Recently I was working on an online directory for a large organization. I spent a lot of time with csv files. What is CSV? Is this something you will need? (You will have to read on to learn). As I finished that project, I decided to take time to revisit my lovely, somewhat neglected Websites for Small Biz blog to explain a bit about file formats. File formats are the little letters (or numbers, such as .mp4) after a file name that tells the computer what sort of file is being stored. A very basic file, for example, might be stored in a .txt file. So if you have a file in Microsoft Word and you don’t want to save all the MSWord commands and formatting, you could save the file as .txt, and it would get rid of the extra MSWord formatting. Hope you will stay with the post as I explain a few more file formats.
CSV: Comma-Separated Values. When is this valuable? Think Excel. In Excel, you have columns and rows of data. You might want to export these to a .csv so the data can be used by another system. In my case, I had a list of names, addresses, phone numbers, emails and job titles in an Excel spreadsheet. I “dumped” these into a .csv file (by doing Save As and choosing csv as the format), and then I imported the data into a Drupal website (I had already created a custom content type and an importer using Feeds – this post isn’t about Drupal, but for those who are Drupal curious, that is what I used). The data was then available for my directory (which I created using Views in Drupal). So if you have a business that works with data, just know that .csv may be a useful format for porting data from one system to another.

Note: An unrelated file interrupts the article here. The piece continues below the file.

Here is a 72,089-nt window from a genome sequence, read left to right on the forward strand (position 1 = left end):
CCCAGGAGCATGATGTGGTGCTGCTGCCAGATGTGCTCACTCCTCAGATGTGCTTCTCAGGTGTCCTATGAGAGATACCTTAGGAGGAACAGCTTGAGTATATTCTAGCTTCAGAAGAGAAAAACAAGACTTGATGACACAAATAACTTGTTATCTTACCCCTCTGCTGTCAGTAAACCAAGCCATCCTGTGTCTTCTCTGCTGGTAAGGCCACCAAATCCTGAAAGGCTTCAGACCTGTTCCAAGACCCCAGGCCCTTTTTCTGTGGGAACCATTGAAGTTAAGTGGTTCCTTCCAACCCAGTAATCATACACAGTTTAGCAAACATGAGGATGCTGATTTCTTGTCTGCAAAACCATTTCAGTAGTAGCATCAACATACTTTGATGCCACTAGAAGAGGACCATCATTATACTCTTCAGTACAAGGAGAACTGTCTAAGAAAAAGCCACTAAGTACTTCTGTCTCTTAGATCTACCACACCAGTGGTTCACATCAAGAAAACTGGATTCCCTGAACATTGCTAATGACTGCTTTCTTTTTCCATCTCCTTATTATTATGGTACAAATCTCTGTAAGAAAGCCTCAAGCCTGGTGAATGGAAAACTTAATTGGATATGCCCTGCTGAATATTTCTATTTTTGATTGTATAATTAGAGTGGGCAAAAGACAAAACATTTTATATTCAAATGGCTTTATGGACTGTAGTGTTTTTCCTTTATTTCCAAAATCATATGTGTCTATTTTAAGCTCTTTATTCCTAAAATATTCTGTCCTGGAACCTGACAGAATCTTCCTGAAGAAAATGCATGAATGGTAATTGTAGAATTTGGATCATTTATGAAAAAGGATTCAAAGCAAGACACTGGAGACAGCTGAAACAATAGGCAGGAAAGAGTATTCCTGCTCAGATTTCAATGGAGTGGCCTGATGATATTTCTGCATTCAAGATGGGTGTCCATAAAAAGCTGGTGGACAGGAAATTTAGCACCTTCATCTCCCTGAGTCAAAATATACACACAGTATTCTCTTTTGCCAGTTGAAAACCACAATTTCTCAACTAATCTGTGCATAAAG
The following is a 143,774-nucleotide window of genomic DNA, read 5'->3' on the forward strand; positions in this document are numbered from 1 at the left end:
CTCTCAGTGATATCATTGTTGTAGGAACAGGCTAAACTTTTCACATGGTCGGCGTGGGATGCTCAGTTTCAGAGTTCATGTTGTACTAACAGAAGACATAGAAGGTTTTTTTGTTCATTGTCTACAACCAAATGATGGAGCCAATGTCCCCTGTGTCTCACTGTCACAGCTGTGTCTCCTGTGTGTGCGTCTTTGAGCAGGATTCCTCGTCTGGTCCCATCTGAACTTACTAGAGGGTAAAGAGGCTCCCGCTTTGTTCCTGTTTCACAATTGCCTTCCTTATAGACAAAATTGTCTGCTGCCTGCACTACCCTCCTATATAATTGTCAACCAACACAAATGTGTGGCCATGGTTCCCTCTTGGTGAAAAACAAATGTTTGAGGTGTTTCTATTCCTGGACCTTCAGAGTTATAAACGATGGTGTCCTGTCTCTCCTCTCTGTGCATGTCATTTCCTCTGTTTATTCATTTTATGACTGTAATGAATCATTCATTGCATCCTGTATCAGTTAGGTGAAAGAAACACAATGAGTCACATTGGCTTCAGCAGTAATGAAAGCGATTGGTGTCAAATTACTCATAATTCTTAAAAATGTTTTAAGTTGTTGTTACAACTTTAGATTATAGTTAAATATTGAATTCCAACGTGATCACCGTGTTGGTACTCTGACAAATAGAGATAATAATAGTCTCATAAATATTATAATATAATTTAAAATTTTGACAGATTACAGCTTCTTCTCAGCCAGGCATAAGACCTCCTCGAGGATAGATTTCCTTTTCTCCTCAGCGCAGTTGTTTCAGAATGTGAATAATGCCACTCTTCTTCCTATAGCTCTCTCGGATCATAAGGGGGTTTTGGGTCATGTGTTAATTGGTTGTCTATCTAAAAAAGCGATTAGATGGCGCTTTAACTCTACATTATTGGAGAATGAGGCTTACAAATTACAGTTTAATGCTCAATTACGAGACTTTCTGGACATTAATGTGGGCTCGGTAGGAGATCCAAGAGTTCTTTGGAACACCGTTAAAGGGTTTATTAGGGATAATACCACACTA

PHP: a server-side scripting language. If you are using WordPress, you are using PHP. You don’t have to learn PHP to use WordPress, of course. But now you know it is a programming language that runs all sorts of websites. If you look inside a .php file, you might find commands that look like this:
(the above opens the php code) and
(closes the php code). I use PHP to build websites – often, I am tweaking someone else’s code in a child or custom theme to make the site unique for a particular business or organization.
JPG, PNG, GIF – those are all formats for web images. You should save a photograph as a .jpg. You should save a logo or a flat sort of artwork as .gif. A PNG and a GIF image both support transparency (part of the image can be transparent so you can see the background color – this can come in handy). A JPG does not support transparency. GIF is sometimes used for animation. Want to learn more? Read PNG vs. GIF vs. JPEG.
Your Turn, Please
Did you learn anything new? Is there a file format that you would like explained? Have you used any of the above formats?